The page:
Latest FAO flagship publication on food trade released 

Latest FAO flagship publication on food trade released 

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The United Nations Food and Agriculture Organization recently released their 2022 “State of Agricultural Commodity Markets” report. This report addresses how agricultural trade (particularly food) is changing and gives insights into its current and possible future states. Both a brief report and a full analysis can be found on the FAO website. 

The report features some concern about a greater observed regionalisation of trade, rather than globalisation. This has the potential to lead to fragmentation of global trade into semi-closed, competing regions. This move particularly impacts low-income countries with limited negotiation capacity, which may therefore be unable to join trading blocs. The report outlines the benefits and limitations of both regionalised and globalised trade, demonstrating the role for both. For example, regional trade agreements can address specific challenges for the region, whereas global agreements may be better suited to consideration of global climate change. 

At a country level, the report shows the rapid increase in the number of global trade links over the last 20 years. This makes the entire system more resilient, with fewer key markets vulnerable to shocks. It was mainly African countries that still had the fewest product-country import links, alongside other low-income nations. This has led to vulnerability in food security, and the report mentions examples of shocks leading to social unrest in some of these countries in the early 2010s. 

The document features a case study on the ongoing Ukraine crisis. Global food trade is most vulnerable to shocks in grains, particularly wheat, as exports are dominated by a few big players. Countries in North Africa are most dependent on Ukrainian and Russian wheat. The report emphasises the need for these countries to have access to more diverse trade partners, and to use any existing food stocks in addition to their own production.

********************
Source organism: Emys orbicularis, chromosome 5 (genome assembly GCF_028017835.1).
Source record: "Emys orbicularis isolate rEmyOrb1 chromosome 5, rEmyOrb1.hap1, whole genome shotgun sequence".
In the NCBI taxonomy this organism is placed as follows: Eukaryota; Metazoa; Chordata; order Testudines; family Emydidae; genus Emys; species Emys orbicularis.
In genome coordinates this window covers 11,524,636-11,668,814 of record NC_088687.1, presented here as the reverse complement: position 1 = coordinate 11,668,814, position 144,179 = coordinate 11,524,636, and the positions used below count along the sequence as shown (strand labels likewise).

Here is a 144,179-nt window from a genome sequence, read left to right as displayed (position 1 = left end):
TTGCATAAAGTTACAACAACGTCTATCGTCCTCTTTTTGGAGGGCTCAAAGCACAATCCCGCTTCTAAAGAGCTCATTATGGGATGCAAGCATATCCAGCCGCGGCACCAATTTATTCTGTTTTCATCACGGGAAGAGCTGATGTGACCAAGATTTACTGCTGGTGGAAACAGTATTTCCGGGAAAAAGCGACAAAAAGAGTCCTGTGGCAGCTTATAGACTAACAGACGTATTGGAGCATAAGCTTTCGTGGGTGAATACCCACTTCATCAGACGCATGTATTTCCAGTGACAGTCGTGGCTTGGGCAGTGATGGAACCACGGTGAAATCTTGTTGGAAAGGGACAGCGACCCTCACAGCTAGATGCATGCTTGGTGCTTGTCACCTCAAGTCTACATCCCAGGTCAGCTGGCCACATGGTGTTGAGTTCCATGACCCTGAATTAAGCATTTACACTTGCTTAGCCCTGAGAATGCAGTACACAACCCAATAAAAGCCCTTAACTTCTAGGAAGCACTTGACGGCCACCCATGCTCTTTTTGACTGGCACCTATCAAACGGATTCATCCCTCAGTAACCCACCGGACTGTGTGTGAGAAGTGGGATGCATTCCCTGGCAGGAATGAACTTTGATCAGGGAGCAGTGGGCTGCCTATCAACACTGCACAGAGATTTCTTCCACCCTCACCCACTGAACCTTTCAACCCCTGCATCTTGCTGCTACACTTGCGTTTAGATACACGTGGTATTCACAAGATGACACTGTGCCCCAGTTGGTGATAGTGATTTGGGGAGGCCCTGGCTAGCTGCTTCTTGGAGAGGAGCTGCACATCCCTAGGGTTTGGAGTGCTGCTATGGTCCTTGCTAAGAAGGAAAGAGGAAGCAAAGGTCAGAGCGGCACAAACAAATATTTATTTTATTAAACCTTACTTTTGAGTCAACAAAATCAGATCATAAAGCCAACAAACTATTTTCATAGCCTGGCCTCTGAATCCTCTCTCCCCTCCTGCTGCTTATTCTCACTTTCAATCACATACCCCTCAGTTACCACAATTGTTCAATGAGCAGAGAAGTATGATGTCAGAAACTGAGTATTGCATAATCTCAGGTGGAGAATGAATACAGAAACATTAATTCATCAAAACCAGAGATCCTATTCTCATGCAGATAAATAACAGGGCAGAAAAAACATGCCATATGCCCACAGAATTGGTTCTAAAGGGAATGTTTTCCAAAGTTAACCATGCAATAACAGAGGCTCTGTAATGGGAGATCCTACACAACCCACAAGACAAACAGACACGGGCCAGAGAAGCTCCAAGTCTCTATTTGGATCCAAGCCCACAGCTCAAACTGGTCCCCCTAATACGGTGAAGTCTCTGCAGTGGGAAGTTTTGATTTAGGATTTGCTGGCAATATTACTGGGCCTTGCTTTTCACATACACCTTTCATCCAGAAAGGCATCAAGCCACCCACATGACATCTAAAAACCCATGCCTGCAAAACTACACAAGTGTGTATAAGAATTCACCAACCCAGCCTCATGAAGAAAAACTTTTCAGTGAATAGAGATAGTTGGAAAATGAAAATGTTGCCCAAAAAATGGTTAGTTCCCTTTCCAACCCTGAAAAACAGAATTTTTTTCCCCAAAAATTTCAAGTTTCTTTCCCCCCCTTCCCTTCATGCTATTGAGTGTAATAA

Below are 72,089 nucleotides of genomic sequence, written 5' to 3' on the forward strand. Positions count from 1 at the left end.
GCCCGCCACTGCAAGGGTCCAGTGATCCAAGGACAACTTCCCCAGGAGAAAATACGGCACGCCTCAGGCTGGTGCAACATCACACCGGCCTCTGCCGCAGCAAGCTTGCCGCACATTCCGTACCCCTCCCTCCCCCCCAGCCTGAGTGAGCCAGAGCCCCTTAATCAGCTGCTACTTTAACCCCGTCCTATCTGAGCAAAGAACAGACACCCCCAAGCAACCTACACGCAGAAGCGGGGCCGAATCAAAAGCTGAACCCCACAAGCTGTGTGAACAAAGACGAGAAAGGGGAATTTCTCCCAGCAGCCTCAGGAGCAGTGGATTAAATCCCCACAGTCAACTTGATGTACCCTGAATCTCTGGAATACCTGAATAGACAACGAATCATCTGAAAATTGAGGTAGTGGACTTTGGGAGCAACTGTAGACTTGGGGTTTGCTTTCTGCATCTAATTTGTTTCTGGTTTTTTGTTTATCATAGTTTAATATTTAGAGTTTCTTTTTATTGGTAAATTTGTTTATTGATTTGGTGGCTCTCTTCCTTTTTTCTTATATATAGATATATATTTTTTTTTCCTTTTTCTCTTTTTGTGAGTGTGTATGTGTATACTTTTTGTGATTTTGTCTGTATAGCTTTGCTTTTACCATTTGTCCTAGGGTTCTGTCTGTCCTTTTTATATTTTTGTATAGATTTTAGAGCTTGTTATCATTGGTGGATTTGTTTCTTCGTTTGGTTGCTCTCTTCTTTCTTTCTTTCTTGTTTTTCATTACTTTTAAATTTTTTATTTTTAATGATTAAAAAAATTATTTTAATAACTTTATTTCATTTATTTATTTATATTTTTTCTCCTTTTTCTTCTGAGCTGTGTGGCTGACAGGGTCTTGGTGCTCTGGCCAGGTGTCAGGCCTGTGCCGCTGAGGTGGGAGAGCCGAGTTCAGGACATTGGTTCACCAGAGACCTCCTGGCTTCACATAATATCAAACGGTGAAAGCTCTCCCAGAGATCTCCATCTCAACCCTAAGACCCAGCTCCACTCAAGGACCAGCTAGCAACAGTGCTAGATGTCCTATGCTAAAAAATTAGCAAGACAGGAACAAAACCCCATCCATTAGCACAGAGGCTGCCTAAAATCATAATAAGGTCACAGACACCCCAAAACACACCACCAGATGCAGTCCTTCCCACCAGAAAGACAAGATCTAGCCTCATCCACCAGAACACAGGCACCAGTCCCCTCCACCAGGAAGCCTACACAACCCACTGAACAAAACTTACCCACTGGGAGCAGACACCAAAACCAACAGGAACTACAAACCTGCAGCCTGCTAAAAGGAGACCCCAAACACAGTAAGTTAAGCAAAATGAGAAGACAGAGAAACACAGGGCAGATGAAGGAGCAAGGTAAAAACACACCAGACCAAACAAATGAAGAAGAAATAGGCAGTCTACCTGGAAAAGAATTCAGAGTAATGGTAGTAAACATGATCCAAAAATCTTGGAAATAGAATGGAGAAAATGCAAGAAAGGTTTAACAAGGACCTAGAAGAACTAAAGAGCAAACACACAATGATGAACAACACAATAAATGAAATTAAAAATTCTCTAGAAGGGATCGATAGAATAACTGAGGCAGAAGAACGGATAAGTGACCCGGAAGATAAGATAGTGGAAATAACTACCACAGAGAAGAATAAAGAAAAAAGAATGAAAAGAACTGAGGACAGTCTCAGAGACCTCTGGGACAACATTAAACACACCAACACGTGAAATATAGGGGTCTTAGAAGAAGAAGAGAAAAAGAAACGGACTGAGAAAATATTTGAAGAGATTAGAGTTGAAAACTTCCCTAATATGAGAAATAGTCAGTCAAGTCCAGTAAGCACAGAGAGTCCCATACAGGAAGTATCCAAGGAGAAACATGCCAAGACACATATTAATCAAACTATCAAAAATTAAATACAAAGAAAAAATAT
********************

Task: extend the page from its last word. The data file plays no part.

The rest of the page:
Interestingly, the top 10% of high-income countries produce 70 times the agricultural value per worker as countries at the other end of the scale, often due to technology and input constraints. In addition to production constrains, trade can also be limited for low-income countries by logistics. These are partly responsible for high trade costs that can, in some cases, make trade uneconomical. This can lead to higher agricultural production within the country to meet domestic food requirements than would be necessary with unrestricted trade, hindering economic growth in other industries. 

The report also covers environmental implications of food trade. In general, the comparative environmental advantage that one country may have in the production of a food commodity can be realised as a gain to the global population when trade is easy, increasing global food diversity and food security. On the other hand, high demand for a food commodity can result in unsustainable production in countries that are able to produce it. In these instances, trade regulation can play a role in reducing the environmental impacts of production, by incentivising sustainable practices. 

SNi® research is investigating similar data, but going to a nutrient level: how important are trade relationships for the nutrition of populations? Many of the conclusions of the FAO report are mirrored in this work, in particular the nutritional vulnerability of low-income countries. 

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